Wednesday, July 14, 2010

Blue Ribbon Commission on America's Nuclear Future a Mixed Bag.

July 12, 2010: The DOE's Blue Ribbon Commission on America's Nuclear Future, Reactor and Fuel Cycle Subcommittee, held a public meeting today at the Idaho National Laboratory (INL), in Idaho Falls, ID.

The meeting was co-chaired by Prof. Per Peterson, from UC Berkeley's Dept. of Nuclear Eng., and ex-United States Senator Pete Domenici, from New Mexico. Its start was delayed for two hours, until 10:30 AM, because of a local electrical power failure.

Six formal talks had been scheduled for the day, ranging from the first, "Nuclear Energy R&D Roadmap Overview", by the DOE's Ass't Sec., Office of Nuclear Energy, Warren "Pete" Miller, to the last, "Transmutation R&D", by ANL's Bob Hill. A live video webcast was provided for internet viewers. Viewgraph summaries of all the talks are available online at The Blue Ribbon Commission is sponsoring two other subcommittees; viz., Disposal Subcommittee, which met publicly on July 7, 2010 in Washington, DC; Transportation Storage Subcommittee, which has not yet scheduled a public meeting.

In contrast to talks presented five days ago at the Disposal Subcommittee, talks today at the Reactor and Fuel Cycle Subcommittee meeting were entirely technical in content. The absence of any socially relevant content from these talks was remarked upon approvingly by several private citizens during the Public Comment Period. It was even suggested by more than one commenter that the most important issues of nuclear power in America today were technical or scientific in nature; that the desirability of nuclear power as a future energy source was now a settled question, with an overwhelming majority of US citizens having a positive view; and that any attempts to mix "political" concerns into future discussions of nuclear power in America should be resisted.

Of course, opinions such as these are themselves political in nature.

Then, politics coming again to the fore, in the final moments of the meeting ex-Senator Domenici remarked that the talks which had just been presented were testament to the high quality of work being performed today by certain [for-profit] groups and .... (partly inaudible) [evidence that today's for-profit DOE management contractors were vastly superior to yesterday's not-for-profits.]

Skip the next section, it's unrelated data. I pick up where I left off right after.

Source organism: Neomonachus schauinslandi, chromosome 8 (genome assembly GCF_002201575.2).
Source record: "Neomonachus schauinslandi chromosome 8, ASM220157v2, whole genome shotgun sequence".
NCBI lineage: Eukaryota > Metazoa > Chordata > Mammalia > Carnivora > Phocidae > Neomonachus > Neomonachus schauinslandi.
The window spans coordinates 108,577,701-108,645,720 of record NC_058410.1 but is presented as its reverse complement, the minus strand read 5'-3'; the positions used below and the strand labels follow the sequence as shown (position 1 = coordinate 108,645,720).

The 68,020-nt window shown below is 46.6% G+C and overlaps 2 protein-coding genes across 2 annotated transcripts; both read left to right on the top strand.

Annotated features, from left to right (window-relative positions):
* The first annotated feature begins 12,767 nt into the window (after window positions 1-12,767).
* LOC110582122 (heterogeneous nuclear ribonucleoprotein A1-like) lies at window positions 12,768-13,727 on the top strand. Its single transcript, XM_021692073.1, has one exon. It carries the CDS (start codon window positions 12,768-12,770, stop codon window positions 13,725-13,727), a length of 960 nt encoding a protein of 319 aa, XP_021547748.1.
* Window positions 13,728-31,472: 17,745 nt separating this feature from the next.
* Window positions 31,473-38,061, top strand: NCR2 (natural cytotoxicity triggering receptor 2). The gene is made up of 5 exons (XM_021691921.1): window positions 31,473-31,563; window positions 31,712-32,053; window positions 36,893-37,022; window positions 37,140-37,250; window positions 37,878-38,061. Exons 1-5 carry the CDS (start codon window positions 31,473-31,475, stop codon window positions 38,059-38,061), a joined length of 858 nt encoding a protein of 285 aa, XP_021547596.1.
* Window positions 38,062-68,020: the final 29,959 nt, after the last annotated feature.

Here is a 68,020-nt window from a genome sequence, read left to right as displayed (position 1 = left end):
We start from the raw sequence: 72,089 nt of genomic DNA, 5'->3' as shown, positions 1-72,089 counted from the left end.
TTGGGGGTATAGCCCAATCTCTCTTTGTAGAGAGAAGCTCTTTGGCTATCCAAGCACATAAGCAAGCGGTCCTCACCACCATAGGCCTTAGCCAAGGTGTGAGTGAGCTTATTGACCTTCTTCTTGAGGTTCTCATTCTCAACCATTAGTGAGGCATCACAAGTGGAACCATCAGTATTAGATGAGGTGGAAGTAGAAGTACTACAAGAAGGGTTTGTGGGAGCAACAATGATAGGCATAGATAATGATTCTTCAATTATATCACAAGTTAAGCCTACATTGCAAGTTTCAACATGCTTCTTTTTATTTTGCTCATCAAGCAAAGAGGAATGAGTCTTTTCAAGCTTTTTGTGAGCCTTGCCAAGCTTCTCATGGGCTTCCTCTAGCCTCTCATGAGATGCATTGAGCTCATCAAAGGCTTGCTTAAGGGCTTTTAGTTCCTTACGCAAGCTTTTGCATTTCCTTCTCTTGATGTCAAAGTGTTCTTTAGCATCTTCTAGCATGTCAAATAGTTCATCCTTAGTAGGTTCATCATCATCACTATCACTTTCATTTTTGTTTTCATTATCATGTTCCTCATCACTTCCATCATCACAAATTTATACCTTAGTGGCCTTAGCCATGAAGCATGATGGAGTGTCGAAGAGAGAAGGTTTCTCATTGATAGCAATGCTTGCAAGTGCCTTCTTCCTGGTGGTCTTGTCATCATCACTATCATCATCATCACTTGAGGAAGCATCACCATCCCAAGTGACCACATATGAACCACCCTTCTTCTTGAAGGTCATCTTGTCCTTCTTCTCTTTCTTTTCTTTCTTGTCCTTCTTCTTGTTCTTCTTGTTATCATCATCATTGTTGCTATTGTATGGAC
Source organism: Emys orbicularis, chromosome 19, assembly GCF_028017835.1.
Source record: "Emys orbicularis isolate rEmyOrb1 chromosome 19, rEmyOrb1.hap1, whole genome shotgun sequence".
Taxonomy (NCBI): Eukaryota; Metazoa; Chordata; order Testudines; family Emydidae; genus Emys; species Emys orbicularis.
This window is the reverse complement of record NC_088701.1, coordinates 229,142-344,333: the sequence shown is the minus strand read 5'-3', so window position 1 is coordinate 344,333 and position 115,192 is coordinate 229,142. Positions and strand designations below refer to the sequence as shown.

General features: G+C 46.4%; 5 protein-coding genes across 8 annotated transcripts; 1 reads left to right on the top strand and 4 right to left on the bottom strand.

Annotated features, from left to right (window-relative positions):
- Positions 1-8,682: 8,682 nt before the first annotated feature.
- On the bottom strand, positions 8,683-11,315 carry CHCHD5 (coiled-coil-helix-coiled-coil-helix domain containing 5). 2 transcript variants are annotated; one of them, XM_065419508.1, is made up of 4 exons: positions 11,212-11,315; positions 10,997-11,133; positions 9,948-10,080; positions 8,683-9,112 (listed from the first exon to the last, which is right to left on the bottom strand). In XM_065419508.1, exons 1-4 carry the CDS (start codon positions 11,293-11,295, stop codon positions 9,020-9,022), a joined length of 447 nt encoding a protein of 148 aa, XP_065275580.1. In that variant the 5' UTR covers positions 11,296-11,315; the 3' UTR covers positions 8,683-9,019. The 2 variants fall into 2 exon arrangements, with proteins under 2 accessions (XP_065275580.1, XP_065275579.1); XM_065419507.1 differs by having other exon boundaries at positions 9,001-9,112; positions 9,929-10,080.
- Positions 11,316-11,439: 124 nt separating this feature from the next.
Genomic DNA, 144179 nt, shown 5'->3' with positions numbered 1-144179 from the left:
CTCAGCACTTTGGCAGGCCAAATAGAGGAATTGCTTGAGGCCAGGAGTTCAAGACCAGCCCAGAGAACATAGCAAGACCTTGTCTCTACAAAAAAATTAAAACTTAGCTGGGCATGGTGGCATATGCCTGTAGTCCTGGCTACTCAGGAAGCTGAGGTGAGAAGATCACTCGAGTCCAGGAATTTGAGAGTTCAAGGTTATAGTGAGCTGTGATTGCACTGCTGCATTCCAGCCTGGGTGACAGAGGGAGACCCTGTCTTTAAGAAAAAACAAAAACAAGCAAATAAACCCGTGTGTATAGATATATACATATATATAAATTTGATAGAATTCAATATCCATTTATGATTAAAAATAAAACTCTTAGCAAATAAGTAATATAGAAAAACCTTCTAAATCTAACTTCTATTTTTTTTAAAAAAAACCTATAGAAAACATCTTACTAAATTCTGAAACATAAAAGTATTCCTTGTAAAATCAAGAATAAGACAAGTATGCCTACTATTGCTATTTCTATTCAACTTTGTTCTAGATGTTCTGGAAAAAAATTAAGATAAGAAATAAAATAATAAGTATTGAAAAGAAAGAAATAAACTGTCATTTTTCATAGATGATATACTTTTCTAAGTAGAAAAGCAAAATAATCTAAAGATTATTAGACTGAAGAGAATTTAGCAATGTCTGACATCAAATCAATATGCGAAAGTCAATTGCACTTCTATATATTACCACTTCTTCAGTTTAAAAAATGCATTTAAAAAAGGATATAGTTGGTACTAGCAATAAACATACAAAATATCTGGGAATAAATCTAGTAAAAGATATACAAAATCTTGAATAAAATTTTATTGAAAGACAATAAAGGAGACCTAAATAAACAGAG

More interesting to me were the presentations made five days ago at the Disposal Subcommittee meeting; viz., Approximately three quarters of those talks were given by representatives of local government entities, either in Nevada or New Mexico. Typical of these presenters was John Gervers, Consultant to Clark County, Nevada's Nuclear Waste Division. Mr. Gervers said:

"While good science and technical proficiency are the keys to successful development of a nuclear waste disposal system, the siting of a nuclear waste facility depends equally on public confidence in the safety of the facility and the competence of the managing agency. Technical expertise cannot substitute for lack of public confidence. Both are essential components of a nuclear waste disposal system, and require equal attention from policymakers, planners and implementers of such a system. The key lesson to be learned from the Nevada experience is that public acceptance of a siting process is an essential ingredient for success of any nuclear waste storage or disposal system."

"There are three elements of a successful relationship with a potential host community.
1. Respect for the concerns of the community
2. Acknowledgement of the potential health and safety risks of the facility
3. Acknowledgement of the potential economic risks or benefits from the facility"

"Surveys by the State of Nevada and Clark County have consistently revealed that over 70 percent of Nevada citizens are opposed to the siting of a nuclear waste facility at Yucca Mountain."

These words of Mr. Gervers are a cogent expression of a point-of-view which holds that the public must be fully involved in the making of future decisions relating to the siting of nuclear waste disposal facilities. It seems to me that there is also no good reason why the public should not be more involved in making key decisions about the future of nuclear power in America, generally. Such socially relevant considerations were absent, however, from the meeting in Idaho Falls, on July 12.

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